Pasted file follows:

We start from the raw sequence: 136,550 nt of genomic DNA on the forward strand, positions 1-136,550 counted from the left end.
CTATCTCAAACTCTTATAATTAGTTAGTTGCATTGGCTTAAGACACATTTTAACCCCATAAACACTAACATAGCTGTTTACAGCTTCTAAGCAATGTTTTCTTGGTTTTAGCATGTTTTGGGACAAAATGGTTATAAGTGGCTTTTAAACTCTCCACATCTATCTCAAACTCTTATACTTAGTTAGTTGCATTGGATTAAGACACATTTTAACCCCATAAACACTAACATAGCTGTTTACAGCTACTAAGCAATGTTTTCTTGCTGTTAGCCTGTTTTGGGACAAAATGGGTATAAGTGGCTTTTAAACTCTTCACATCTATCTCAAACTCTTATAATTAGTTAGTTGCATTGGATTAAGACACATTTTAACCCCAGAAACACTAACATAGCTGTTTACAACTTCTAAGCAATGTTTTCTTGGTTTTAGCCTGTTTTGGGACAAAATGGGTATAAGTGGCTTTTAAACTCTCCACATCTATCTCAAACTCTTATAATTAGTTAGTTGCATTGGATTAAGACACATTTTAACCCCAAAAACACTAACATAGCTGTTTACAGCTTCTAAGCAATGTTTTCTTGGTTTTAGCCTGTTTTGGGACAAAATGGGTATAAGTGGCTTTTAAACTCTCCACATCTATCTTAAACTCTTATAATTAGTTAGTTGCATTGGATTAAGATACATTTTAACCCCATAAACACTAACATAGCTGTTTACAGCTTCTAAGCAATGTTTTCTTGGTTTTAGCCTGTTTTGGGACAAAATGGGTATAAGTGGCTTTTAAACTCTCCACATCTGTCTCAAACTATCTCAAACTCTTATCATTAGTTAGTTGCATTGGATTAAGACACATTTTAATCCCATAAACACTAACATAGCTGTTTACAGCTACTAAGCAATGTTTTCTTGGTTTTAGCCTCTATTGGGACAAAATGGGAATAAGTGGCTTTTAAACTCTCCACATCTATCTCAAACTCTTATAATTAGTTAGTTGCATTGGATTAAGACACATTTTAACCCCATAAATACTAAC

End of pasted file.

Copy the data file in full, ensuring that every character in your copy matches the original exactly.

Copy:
We start from the raw sequence: 136,550 nt of genomic DNA on the forward strand, positions 1-136,550 counted from the left end.
CTATCTCAAACTCTTATAATTAGTTAGTTGCATTGGCTTAAGACACATTTTAACCCCATAAACACTAACATAGCTGTTTACAGCTTCTAAGCAATGTTTTCTTGGTTTTAGCATGTTTTGGGACAAAATGGTTATAAGTGGCTTTTAAACTCTCCACATCTATCTCAAACTCTTATACTTAGTTAGTTGCATTGGATTAAGACACATTTTAACCCCATAAACACTAACATAGCTGTTTACAGCTACTAAGCAATGTTTTCTTGCTGTTAGCCTGTTTTGGGACAAAATGGGTATAAGTGGCTTTTAAACTCTTCACATCTATCTCAAACTCTTATAATTAGTTAGTTGCATTGGATTAAGACACATTTTAACCCCAGAAACACTAACATAGCTGTTTACAACTTCTAAGCAATGTTTTCTTGGTTTTAGCCTGTTTTGGGACAAAATGGGTATAAGTGGCTTTTAAACTCTCCACATCTATCTCAAACTCTTATAATTAGTTAGTTGCATTGGATTAAGACACATTTTAACCCCAAAAACACTAACATAGCTGTTTACAGCTTCTAAGCAATGTTTTCTTGGTTTTAGCCTGTTTTGGGACAAAATGGGTATAAGTGGCTTTTAAACTCTCCACATCTATCTTAAACTCTTATAATTAGTTAGTTGCATTGGATTAAGATACATTTTAACCCCATAAACACTAACATAGCTGTTTACAGCTTCTAAGCAATGTTTTCTTGGTTTTAGCCTGTTTTGGGACAAAATGGGTATAAGTGGCTTTTAAACTCTCCACATCTGTCTCAAACTATCTCAAACTCTTATCATTAGTTAGTTGCATTGGATTAAGACACATTTTAATCCCATAAACACTAACATAGCTGTTTACAGCTACTAAGCAATGTTTTCTTGGTTTTAGCCTCTATTGGGACAAAATGGGAATAAGTGGCTTTTAAACTCTCCACATCTATCTCAAACTCTTATAATTAGTTAGTTGCATTGGATTAAGACACATTTTAACCCCATAAATACTAAC